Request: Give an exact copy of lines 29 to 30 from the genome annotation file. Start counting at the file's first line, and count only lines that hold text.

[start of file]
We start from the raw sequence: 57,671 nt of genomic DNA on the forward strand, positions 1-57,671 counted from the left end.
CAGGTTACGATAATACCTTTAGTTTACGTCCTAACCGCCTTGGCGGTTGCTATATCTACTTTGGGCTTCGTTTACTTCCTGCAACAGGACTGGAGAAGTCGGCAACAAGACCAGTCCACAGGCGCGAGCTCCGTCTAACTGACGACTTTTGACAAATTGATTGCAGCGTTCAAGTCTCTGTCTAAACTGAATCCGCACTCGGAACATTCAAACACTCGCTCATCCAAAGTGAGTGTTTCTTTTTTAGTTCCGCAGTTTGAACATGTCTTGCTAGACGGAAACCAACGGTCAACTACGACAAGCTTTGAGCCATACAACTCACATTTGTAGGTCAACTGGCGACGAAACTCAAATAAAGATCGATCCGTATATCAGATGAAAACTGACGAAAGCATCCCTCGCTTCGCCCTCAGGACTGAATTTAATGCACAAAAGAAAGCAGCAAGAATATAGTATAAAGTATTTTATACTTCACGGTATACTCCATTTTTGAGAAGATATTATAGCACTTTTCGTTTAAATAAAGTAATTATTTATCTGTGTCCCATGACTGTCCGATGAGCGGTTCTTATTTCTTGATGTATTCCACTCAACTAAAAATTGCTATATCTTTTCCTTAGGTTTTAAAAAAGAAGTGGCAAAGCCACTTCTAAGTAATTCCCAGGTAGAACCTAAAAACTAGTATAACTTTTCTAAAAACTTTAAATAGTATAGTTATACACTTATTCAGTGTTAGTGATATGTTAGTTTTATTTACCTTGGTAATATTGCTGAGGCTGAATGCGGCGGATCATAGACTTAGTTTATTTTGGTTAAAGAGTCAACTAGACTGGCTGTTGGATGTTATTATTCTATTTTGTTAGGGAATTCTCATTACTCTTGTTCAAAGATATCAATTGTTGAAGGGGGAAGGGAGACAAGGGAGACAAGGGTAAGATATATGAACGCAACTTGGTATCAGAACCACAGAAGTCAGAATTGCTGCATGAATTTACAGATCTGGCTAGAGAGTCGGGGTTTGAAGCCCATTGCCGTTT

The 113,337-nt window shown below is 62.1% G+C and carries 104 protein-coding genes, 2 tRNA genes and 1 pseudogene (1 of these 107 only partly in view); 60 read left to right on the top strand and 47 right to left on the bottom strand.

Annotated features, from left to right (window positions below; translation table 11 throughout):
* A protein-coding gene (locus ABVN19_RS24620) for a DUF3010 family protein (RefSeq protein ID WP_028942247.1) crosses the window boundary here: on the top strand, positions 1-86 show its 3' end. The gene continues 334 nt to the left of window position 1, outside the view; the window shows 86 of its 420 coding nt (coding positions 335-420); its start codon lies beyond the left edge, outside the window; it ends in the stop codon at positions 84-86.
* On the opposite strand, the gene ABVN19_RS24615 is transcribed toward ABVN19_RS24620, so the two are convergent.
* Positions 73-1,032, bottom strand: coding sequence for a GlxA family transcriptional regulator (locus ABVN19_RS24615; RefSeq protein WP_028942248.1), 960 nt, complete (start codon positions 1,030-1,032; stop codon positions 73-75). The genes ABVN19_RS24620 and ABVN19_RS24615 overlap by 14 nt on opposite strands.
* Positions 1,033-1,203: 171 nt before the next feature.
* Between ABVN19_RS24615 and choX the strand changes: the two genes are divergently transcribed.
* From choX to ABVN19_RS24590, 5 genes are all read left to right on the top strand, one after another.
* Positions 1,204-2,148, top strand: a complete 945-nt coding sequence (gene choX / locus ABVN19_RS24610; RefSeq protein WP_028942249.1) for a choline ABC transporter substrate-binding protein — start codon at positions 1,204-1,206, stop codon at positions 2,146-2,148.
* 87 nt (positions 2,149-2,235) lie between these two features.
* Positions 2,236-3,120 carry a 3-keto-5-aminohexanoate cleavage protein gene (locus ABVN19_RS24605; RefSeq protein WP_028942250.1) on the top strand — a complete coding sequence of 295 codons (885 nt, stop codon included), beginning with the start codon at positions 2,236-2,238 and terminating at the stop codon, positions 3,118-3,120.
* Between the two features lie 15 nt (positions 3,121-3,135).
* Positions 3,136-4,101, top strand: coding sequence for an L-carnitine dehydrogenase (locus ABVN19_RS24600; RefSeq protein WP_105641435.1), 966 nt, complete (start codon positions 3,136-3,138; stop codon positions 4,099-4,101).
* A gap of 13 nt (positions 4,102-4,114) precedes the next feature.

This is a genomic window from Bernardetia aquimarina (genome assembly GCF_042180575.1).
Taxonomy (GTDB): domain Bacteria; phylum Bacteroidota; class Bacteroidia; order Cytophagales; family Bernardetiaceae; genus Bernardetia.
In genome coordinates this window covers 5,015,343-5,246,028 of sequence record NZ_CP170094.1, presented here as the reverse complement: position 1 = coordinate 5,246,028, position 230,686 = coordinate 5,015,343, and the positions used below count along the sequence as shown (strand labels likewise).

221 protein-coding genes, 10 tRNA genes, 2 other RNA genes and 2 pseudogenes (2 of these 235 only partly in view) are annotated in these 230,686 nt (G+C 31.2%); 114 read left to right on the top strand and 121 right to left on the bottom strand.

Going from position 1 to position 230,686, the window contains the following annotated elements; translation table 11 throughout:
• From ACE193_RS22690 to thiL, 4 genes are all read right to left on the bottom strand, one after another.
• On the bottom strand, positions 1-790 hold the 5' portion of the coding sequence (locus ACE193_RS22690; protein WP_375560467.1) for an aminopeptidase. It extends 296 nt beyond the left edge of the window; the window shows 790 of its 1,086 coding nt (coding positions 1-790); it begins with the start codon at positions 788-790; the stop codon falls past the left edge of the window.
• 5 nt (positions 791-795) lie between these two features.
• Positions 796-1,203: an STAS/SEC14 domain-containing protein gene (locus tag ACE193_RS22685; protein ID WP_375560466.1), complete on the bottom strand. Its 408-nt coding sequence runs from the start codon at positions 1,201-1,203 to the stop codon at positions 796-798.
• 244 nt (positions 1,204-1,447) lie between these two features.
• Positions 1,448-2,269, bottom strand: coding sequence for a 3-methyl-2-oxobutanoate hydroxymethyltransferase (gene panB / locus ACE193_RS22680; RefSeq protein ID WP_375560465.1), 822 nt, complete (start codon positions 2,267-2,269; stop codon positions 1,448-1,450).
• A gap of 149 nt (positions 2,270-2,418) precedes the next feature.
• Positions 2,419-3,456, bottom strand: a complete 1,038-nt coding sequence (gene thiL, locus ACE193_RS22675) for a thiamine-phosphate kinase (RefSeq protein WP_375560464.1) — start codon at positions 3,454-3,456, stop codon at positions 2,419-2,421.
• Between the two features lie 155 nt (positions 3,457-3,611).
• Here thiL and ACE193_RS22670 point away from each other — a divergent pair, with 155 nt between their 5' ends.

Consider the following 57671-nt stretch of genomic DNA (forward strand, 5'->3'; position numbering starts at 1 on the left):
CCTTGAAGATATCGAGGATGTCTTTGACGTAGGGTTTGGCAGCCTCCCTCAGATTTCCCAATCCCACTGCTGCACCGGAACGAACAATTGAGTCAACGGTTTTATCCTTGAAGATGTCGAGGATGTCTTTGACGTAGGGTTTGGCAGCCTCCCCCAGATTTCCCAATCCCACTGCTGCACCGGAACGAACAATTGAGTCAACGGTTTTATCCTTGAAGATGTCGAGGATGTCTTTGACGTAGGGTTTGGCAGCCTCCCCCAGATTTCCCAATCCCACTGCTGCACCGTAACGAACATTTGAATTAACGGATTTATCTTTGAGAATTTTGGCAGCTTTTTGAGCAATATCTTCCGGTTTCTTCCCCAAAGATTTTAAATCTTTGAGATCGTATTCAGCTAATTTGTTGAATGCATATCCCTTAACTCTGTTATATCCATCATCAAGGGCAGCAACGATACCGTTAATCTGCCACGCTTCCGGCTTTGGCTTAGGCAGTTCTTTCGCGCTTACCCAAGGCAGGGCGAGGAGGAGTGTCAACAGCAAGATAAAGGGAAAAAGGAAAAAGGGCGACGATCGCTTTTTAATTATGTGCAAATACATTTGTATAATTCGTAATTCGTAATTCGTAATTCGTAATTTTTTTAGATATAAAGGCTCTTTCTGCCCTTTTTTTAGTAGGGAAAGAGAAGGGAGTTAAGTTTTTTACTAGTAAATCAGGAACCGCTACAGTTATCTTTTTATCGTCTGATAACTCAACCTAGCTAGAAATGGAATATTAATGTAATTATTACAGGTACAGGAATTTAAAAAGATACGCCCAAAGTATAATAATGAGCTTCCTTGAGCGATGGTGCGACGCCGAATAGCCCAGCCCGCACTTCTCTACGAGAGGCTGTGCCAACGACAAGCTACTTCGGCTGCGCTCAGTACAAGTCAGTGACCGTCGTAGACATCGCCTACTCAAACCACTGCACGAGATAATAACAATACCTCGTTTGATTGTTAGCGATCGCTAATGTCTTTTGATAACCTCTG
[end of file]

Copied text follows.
• Positions 2,419-3,456, bottom strand: a complete 1,038-nt coding sequence (gene thiL, locus ACE193_RS22675) for a thiamine-phosphate kinase (RefSeq protein WP_375560464.1) — start codon at positions 3,454-3,456, stop codon at positions 2,419-2,421.
• Between the two features lie 155 nt (positions 3,457-3,611).